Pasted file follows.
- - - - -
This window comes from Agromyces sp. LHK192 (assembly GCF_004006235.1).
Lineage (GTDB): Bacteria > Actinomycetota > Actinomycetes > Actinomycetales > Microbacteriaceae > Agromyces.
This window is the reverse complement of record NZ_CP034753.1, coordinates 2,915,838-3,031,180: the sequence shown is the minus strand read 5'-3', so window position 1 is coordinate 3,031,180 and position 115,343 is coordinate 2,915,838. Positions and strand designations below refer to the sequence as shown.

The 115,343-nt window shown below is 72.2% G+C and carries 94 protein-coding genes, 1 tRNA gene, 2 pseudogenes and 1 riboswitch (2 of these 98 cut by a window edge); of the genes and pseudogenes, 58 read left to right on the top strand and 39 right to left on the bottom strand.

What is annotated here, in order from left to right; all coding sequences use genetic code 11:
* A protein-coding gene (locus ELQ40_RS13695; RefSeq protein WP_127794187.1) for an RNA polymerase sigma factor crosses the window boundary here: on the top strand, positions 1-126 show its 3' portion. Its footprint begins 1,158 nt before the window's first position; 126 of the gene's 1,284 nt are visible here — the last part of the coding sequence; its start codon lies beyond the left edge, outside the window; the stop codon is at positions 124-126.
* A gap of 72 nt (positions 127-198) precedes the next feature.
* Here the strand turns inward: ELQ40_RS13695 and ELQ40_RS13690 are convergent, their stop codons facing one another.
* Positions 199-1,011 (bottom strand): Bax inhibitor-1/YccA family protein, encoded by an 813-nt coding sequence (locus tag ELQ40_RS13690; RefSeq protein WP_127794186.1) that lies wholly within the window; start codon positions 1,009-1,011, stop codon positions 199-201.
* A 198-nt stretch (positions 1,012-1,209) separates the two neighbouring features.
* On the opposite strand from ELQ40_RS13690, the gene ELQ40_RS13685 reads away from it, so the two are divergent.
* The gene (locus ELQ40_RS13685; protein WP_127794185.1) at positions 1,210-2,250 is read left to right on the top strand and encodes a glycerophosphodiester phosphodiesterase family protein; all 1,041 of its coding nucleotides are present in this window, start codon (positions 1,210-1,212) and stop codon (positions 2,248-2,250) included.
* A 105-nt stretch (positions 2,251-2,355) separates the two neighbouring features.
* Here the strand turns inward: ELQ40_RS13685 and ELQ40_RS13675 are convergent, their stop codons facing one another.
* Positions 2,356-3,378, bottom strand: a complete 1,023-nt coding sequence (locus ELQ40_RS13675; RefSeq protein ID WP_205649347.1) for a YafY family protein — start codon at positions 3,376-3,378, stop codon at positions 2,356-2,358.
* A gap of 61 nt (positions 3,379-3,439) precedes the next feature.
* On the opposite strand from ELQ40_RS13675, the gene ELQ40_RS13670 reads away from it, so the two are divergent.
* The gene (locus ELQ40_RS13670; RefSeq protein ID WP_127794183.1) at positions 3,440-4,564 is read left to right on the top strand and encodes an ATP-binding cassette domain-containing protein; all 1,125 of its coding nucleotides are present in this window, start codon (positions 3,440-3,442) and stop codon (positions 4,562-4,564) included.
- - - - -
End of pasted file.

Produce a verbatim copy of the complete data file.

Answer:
This window comes from Agromyces sp. LHK192 (assembly GCF_004006235.1).
Lineage (GTDB): Bacteria > Actinomycetota > Actinomycetes > Actinomycetales > Microbacteriaceae > Agromyces.
This window is the reverse complement of record NZ_CP034753.1, coordinates 2,915,838-3,031,180: the sequence shown is the minus strand read 5'-3', so window position 1 is coordinate 3,031,180 and position 115,343 is coordinate 2,915,838. Positions and strand designations below refer to the sequence as shown.

The 115,343-nt window shown below is 72.2% G+C and carries 94 protein-coding genes, 1 tRNA gene, 2 pseudogenes and 1 riboswitch (2 of these 98 cut by a window edge); of the genes and pseudogenes, 58 read left to right on the top strand and 39 right to left on the bottom strand.

What is annotated here, in order from left to right; all coding sequences use genetic code 11:
* A protein-coding gene (locus ELQ40_RS13695; RefSeq protein WP_127794187.1) for an RNA polymerase sigma factor crosses the window boundary here: on the top strand, positions 1-126 show its 3' portion. Its footprint begins 1,158 nt before the window's first position; 126 of the gene's 1,284 nt are visible here — the last part of the coding sequence; its start codon lies beyond the left edge, outside the window; the stop codon is at positions 124-126.
* A gap of 72 nt (positions 127-198) precedes the next feature.
* Here the strand turns inward: ELQ40_RS13695 and ELQ40_RS13690 are convergent, their stop codons facing one another.
* Positions 199-1,011 (bottom strand): Bax inhibitor-1/YccA family protein, encoded by an 813-nt coding sequence (locus tag ELQ40_RS13690; RefSeq protein WP_127794186.1) that lies wholly within the window; start codon positions 1,009-1,011, stop codon positions 199-201.
* A 198-nt stretch (positions 1,012-1,209) separates the two neighbouring features.
* On the opposite strand from ELQ40_RS13690, the gene ELQ40_RS13685 reads away from it, so the two are divergent.
* The gene (locus ELQ40_RS13685; protein WP_127794185.1) at positions 1,210-2,250 is read left to right on the top strand and encodes a glycerophosphodiester phosphodiesterase family protein; all 1,041 of its coding nucleotides are present in this window, start codon (positions 1,210-1,212) and stop codon (positions 2,248-2,250) included.
* A 105-nt stretch (positions 2,251-2,355) separates the two neighbouring features.
* Here the strand turns inward: ELQ40_RS13685 and ELQ40_RS13675 are convergent, their stop codons facing one another.
* Positions 2,356-3,378, bottom strand: a complete 1,023-nt coding sequence (locus ELQ40_RS13675; RefSeq protein ID WP_205649347.1) for a YafY family protein — start codon at positions 3,376-3,378, stop codon at positions 2,356-2,358.
* A gap of 61 nt (positions 3,379-3,439) precedes the next feature.
* On the opposite strand from ELQ40_RS13675, the gene ELQ40_RS13670 reads away from it, so the two are divergent.
* The gene (locus ELQ40_RS13670; RefSeq protein ID WP_127794183.1) at positions 3,440-4,564 is read left to right on the top strand and encodes an ATP-binding cassette domain-containing protein; all 1,125 of its coding nucleotides are present in this window, start codon (positions 3,440-3,442) and stop codon (positions 4,562-4,564) included.